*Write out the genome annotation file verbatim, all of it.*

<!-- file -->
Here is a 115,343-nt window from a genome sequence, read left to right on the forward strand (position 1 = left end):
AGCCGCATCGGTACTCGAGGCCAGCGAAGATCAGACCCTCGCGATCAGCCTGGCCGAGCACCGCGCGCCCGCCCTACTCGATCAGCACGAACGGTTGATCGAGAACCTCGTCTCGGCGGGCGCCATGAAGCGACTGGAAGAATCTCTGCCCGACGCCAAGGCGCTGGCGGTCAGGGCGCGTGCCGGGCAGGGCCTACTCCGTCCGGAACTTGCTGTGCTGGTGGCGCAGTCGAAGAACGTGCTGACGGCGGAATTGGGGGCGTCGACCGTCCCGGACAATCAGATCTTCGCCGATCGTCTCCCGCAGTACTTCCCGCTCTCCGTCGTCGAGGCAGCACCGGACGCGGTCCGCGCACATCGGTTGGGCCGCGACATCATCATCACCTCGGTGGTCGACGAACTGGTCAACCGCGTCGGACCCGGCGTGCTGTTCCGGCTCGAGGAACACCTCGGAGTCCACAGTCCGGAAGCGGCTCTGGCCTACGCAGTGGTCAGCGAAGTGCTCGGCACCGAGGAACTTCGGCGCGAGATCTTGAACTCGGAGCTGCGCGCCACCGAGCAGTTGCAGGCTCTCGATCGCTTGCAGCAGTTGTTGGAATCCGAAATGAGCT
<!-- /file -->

Here is a 115,343-nt window from a genome sequence, read left to right on the forward strand (position 1 = left end):
AGCCGCATCGGTACTCGAGGCCAGCGAAGATCAGACCCTCGCGATCAGCCTGGCCGAGCACCGCGCGCCCGCCCTACTCGATCAGCACGAACGGTTGATCGAGAACCTCGTCTCGGCGGGCGCCATGAAGCGACTGGAAGAATCTCTGCCCGACGCCAAGGCGCTGGCGGTCAGGGCGCGTGCCGGGCAGGGCCTACTCCGTCCGGAACTTGCTGTGCTGGTGGCGCAGTCGAAGAACGTGCTGACGGCGGAATTGGGGGCGTCGACCGTCCCGGACAATCAGATCTTCGCCGATCGTCTCCCGCAGTACTTCCCGCTCTCCGTCGTCGAGGCAGCACCGGACGCGGTCCGCGCACATCGGTTGGGCCGCGACATCATCATCACCTCGGTGGTCGACGAACTGGTCAACCGCGTCGGACCCGGCGTGCTGTTCCGGCTCGAGGAACACCTCGGAGTCCACAGTCCGGAAGCGGCTCTGGCCTACGCAGTGGTCAGCGAAGTGCTCGGCACCGAGGAACTTCGGCGCGAGATCTTGAACTCGGAGCTGCGCGCCACCGAGCAGTTGCAGGCTCTCGATCGCTTGCAGCAGTTGTTGGAATCCGAAATGAGCT